SCOTTISH mental health charity, Health in Mind, have today published the results of its annual Service Users’ Survey, which shows that 94 per cent of people using the organisation’s services would recommend them to a friend.
This is an increase of two per cent on the previous year.
Health in Mind chief executive, Gwenn McCreath, believes that regular client feedback is essential for the organisation to be able to measure quality and performance.
“The results are crucial to ensure current services are meeting the needs of our many service users as well as identifying where we can develop and improve them,” said Gwenn.
The feedback from Health in Mind’s fifth annual Service Evaluation Report, shows high levels of client satisfaction and as well as 94 per cent stating they would recommend the organisation to a friend, 92 per cent felt their service responded well to their needs; 93 per cent said they felt listened to; 94 per cent said they felt listened to by staff and volunteers; 87 per cent felt they were supported to achieve their goals; 90 per cent felt their views and worries were taken seriously; 70 per cent felt the choice of groups had improved over the last year and 92 per cent felt their appointments were usually at a convenient time and place.
Gwenn continued: “The high ratings are of course important, but the comments from service users were really significant in highlighting how our members of staff, peer support workers and volunteers impact on the lives of our service users with one stating, ‘Without Health in Mind I wouldn’t be where I am in my life right now. It has given me the insight and strength I needed to start to move on. I will be eternally grateful.’”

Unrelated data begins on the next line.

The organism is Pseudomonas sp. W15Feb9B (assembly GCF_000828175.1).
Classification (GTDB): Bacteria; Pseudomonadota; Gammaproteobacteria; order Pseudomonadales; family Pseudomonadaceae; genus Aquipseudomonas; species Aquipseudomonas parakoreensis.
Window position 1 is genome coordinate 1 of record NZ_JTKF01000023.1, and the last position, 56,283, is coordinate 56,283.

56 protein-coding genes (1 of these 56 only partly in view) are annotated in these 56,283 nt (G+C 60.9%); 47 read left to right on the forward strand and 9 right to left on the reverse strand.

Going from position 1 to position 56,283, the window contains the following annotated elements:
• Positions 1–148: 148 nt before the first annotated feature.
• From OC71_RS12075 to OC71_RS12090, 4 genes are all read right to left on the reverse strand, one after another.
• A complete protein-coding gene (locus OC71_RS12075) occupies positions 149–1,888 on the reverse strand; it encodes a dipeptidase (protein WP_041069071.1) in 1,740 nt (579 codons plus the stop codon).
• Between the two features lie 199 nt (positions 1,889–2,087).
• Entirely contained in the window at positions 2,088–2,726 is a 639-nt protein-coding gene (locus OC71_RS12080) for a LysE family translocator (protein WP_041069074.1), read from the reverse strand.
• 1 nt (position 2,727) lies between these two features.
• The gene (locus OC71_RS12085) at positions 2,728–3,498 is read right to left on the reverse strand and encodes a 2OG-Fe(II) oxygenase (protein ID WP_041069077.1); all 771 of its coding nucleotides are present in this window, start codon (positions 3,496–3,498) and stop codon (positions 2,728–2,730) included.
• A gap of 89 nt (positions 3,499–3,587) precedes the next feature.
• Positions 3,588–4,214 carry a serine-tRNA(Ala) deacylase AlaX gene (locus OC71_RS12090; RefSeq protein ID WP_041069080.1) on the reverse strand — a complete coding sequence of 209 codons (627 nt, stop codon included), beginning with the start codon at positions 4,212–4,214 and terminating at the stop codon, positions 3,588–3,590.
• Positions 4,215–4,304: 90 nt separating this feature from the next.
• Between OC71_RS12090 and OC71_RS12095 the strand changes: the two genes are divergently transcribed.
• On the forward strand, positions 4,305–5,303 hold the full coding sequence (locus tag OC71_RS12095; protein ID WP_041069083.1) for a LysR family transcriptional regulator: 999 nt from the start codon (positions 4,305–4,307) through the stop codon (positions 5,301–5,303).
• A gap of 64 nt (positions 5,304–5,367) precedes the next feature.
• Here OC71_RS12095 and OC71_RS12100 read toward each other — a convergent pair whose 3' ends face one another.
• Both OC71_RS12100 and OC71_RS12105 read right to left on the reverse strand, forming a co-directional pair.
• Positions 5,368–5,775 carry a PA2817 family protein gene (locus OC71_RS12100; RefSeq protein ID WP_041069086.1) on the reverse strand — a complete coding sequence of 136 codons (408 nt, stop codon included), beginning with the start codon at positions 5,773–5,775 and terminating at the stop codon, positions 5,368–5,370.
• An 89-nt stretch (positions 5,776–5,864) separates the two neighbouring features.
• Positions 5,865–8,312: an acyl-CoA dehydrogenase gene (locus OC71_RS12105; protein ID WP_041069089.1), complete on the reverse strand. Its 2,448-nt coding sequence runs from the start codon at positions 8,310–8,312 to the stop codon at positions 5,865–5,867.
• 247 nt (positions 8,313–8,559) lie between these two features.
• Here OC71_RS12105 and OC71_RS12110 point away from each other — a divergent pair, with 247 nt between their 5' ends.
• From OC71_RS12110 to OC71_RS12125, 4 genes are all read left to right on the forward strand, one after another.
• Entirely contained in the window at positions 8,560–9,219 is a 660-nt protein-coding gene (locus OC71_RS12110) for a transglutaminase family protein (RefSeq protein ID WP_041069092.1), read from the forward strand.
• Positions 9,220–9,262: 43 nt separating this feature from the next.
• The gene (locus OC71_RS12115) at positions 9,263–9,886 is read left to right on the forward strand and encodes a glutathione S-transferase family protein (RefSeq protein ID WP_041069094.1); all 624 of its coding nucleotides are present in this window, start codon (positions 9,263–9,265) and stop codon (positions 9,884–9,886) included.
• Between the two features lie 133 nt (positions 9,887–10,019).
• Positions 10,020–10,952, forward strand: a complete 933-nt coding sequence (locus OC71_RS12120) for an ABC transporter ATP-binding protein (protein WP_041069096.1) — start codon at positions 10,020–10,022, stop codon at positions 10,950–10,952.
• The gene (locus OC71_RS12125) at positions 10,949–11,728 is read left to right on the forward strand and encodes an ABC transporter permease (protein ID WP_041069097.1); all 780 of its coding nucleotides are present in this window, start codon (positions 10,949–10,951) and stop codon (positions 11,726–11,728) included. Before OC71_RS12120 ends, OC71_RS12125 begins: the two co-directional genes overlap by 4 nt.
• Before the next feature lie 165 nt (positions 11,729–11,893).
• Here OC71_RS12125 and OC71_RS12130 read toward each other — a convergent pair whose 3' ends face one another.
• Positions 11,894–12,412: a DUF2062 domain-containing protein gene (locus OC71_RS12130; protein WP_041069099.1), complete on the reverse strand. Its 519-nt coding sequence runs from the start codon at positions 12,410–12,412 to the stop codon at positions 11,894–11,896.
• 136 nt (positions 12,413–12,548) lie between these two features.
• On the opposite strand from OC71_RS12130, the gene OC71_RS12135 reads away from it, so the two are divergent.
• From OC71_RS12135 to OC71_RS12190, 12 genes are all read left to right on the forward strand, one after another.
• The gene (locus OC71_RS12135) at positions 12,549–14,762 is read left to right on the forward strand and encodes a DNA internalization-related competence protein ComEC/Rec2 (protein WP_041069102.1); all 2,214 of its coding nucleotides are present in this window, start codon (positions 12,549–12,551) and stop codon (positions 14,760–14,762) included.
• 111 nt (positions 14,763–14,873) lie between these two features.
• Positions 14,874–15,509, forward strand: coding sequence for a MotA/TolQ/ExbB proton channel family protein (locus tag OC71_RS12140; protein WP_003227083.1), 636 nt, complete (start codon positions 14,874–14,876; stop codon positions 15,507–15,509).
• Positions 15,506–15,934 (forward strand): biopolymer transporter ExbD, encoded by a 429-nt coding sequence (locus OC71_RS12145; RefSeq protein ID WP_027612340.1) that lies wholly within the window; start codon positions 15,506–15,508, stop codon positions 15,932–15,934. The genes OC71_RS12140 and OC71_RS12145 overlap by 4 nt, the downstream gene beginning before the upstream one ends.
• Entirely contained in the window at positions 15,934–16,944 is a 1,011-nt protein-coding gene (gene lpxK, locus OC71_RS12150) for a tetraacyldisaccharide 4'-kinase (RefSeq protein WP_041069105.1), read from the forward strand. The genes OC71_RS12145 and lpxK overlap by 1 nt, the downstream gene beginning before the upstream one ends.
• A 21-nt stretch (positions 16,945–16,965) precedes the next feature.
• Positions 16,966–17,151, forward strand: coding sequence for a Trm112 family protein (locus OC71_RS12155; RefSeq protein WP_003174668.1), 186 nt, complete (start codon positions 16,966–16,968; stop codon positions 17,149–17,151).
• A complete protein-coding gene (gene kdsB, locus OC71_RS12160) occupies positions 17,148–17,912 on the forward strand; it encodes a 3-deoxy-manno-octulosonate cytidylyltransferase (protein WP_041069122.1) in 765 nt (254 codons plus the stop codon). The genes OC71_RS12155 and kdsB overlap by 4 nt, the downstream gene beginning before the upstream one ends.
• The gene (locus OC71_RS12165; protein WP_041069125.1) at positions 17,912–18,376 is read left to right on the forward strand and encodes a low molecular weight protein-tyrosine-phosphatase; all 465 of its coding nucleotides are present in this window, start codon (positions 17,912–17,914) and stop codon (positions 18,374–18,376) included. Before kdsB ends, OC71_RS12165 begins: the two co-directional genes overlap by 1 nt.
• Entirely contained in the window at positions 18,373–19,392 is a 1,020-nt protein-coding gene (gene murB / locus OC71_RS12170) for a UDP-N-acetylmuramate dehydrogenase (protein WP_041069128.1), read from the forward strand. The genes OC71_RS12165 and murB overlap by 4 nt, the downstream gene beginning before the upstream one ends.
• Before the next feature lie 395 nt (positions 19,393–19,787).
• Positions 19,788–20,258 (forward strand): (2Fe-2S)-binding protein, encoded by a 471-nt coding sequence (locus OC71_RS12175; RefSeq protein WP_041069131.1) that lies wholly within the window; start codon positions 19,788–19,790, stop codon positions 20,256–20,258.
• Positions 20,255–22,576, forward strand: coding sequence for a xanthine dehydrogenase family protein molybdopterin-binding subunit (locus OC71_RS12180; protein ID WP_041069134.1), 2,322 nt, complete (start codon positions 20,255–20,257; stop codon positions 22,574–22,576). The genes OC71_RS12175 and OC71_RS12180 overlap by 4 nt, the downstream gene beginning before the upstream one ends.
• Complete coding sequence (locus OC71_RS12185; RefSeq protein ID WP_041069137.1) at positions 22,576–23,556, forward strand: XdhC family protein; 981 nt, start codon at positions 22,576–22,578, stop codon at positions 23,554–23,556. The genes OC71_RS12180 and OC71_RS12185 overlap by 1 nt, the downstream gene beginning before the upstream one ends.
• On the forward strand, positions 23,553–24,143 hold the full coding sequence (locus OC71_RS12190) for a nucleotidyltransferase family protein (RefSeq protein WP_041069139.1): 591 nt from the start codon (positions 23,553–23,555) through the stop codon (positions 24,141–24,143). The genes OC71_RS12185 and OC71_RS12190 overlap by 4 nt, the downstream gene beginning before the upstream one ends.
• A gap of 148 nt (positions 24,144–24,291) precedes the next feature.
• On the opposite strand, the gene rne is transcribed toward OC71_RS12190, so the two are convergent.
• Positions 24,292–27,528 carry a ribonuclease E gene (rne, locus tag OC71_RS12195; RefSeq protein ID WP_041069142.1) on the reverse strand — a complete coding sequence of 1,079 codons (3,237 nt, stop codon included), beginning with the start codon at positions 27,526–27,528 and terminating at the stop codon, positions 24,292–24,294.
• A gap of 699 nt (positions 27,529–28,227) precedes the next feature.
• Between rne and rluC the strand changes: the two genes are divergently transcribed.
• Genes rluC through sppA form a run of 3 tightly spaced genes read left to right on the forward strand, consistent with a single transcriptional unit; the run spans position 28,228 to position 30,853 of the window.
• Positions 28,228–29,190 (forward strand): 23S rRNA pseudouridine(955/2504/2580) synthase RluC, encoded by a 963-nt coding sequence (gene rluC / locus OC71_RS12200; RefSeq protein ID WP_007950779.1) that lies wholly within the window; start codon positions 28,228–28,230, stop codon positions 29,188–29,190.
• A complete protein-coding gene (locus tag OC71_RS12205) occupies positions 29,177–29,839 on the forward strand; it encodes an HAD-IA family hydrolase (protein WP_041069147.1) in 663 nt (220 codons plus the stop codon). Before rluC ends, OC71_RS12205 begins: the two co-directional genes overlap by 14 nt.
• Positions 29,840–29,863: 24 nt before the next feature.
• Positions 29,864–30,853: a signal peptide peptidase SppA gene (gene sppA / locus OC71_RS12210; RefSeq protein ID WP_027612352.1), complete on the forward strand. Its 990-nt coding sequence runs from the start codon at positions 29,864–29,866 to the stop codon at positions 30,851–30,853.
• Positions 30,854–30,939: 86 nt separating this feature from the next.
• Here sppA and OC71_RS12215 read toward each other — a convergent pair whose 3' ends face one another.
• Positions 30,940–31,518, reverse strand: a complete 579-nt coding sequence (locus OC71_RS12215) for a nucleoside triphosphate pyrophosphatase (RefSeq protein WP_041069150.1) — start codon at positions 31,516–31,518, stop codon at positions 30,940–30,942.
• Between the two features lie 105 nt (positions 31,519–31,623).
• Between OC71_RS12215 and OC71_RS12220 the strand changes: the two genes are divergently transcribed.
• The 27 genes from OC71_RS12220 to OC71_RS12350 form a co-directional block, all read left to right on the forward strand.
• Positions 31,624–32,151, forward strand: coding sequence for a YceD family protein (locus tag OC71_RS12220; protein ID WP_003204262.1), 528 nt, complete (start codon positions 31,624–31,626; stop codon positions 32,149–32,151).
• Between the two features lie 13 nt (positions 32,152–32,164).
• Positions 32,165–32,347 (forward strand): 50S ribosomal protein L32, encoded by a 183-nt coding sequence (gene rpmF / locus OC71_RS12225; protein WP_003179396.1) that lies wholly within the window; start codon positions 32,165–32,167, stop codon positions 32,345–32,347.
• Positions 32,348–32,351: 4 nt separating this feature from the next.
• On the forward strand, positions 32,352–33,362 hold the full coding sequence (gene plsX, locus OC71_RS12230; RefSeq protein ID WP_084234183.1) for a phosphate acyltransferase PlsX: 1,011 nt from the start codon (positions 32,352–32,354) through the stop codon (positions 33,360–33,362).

Gwenn McCreath believes the experiences of service users and their suggestions are vital to strengthening the current services on offer as well as identifying future needs.
“The survey was sent to 600 people with168 responding; which is one in four.
“Thirteen of our specialist services were represented in the survey and these cover a wide aspect of our work which includes supported housing, support to stay at home, respite care, befriending services, a specialist community project, guided self-help, trauma services and specialist trauma counselling for survivors of childhood sexual abuse,” said Gwenn.
In summing up, Gwenn McCreath highlighted the importance of listening to service users’ suggestions as they are vital to improving what is currently available and identifying future services.
Gwenn said: “We asked if there was anything service users didn’t like or thought needed improving and 45 people suggested possible improvements with the remaining 123 either skipping the question or providing positive feedback.
The full survey results can be read on the Health in Mind website.
For further information contact Health in Mind communications manager, Doreen Graham, on 0131 243 0137.
Notes for editors:
Health in Mind was set up in the 1980s and was formally known as the Edinburgh Association for Mental Health with the aim of taking over flats which were then rented for ex-patients by the Royal Edinburgh Hospital. Today, the organisation still provides housing as well as many other services which include trauma counselling, befriending services, respite for carers, information services and community based services. The organisation delivers services on behalf of NHS health boards and some local authorities.
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